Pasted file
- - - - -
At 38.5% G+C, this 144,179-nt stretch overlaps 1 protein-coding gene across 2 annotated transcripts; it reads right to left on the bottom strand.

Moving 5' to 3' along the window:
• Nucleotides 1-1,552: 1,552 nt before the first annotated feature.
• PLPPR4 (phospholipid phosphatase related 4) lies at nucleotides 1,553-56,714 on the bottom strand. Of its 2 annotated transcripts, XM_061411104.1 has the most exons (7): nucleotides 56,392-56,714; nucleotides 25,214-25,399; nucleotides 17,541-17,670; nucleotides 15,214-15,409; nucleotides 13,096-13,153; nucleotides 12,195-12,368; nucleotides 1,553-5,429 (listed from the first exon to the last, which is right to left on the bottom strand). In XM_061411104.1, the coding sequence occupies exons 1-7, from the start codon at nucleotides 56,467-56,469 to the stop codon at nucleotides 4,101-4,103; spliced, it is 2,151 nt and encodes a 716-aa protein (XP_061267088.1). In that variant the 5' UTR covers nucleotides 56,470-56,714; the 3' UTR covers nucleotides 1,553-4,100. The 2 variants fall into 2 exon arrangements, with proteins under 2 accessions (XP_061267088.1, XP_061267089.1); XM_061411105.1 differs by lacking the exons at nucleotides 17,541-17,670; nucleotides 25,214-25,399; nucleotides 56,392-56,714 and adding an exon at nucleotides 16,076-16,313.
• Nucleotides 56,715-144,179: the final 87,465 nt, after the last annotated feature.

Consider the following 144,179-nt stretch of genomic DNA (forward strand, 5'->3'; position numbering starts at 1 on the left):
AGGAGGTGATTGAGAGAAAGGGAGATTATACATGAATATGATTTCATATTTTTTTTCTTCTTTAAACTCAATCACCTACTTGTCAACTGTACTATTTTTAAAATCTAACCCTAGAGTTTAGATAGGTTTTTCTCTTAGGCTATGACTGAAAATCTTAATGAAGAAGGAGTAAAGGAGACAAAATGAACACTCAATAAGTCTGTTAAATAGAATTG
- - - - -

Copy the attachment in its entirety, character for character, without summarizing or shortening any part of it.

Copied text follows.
At 38.5% G+C, this 144,179-nt stretch overlaps 1 protein-coding gene across 2 annotated transcripts; it reads right to left on the bottom strand.

Moving 5' to 3' along the window:
• Nucleotides 1-1,552: 1,552 nt before the first annotated feature.
• PLPPR4 (phospholipid phosphatase related 4) lies at nucleotides 1,553-56,714 on the bottom strand. Of its 2 annotated transcripts, XM_061411104.1 has the most exons (7): nucleotides 56,392-56,714; nucleotides 25,214-25,399; nucleotides 17,541-17,670; nucleotides 15,214-15,409; nucleotides 13,096-13,153; nucleotides 12,195-12,368; nucleotides 1,553-5,429 (listed from the first exon to the last, which is right to left on the bottom strand). In XM_061411104.1, the coding sequence occupies exons 1-7, from the start codon at nucleotides 56,467-56,469 to the stop codon at nucleotides 4,101-4,103; spliced, it is 2,151 nt and encodes a 716-aa protein (XP_061267088.1). In that variant the 5' UTR covers nucleotides 56,470-56,714; the 3' UTR covers nucleotides 1,553-4,100. The 2 variants fall into 2 exon arrangements, with proteins under 2 accessions (XP_061267088.1, XP_061267089.1); XM_061411105.1 differs by lacking the exons at nucleotides 17,541-17,670; nucleotides 25,214-25,399; nucleotides 56,392-56,714 and adding an exon at nucleotides 16,076-16,313.
• Nucleotides 56,715-144,179: the final 87,465 nt, after the last annotated feature.

Consider the following 144,179-nt stretch of genomic DNA (forward strand, 5'->3'; position numbering starts at 1 on the left):
AGGAGGTGATTGAGAGAAAGGGAGATTATACATGAATATGATTTCATATTTTTTTTCTTCTTTAAACTCAATCACCTACTTGTCAACTGTACTATTTTTAAAATCTAACCCTAGAGTTTAGATAGGTTTTTCTCTTAGGCTATGACTGAAAATCTTAATGAAGAAGGAGTAAAGGAGACAAAATGAACACTCAATAAGTCTGTTAAATAGAATTG